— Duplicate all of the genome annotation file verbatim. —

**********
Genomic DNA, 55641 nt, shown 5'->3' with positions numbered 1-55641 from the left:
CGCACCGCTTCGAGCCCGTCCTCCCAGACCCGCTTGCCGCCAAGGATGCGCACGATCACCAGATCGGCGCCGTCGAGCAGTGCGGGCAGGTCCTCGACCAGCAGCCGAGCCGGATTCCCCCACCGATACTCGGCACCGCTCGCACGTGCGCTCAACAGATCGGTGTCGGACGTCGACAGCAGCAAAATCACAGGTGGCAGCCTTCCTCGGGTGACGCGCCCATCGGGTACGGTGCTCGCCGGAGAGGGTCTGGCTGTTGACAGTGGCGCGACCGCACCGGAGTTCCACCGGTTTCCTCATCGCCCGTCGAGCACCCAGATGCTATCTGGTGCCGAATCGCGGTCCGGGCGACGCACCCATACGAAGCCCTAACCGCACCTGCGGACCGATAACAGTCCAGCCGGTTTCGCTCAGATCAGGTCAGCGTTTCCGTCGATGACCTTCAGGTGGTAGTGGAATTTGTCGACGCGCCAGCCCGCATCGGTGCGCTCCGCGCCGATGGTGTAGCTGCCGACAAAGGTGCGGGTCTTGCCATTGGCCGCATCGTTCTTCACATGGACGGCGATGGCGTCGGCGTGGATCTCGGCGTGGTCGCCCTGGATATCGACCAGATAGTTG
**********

Genomic DNA, 55641 nt, shown 5'->3' with positions numbered 1-55641 from the left:
CGCACCGCTTCGAGCCCGTCCTCCCAGACCCGCTTGCCGCCAAGGATGCGCACGATCACCAGATCGGCGCCGTCGAGCAGTGCGGGCAGGTCCTCGACCAGCAGCCGAGCCGGATTCCCCCACCGATACTCGGCACCGCTCGCACGTGCGCTCAACAGATCGGTGTCGGACGTCGACAGCAGCAAAATCACAGGTGGCAGCCTTCCTCGGGTGACGCGCCCATCGGGTACGGTGCTCGCCGGAGAGGGTCTGGCTGTTGACAGTGGCGCGACCGCACCGGAGTTCCACCGGTTTCCTCATCGCCCGTCGAGCACCCAGATGCTATCTGGTGCCGAATCGCGGTCCGGGCGACGCACCCATACGAAGCCCTAACCGCACCTGCGGACCGATAACAGTCCAGCCGGTTTCGCTCAGATCAGGTCAGCGTTTCCGTCGATGACCTTCAGGTGGTAGTGGAATTTGTCGACGCGCCAGCCCGCATCGGTGCGCTCCGCGCCGATGGTGTAGCTGCCGACAAAGGTGCGGGTCTTGCCATTGGCCGCATCGTTCTTCACATGGACGGCGATGGCGTCGGCGTGGATCTCGGCGTGGTCGCCCTGGATATCGACCAGATAGTTG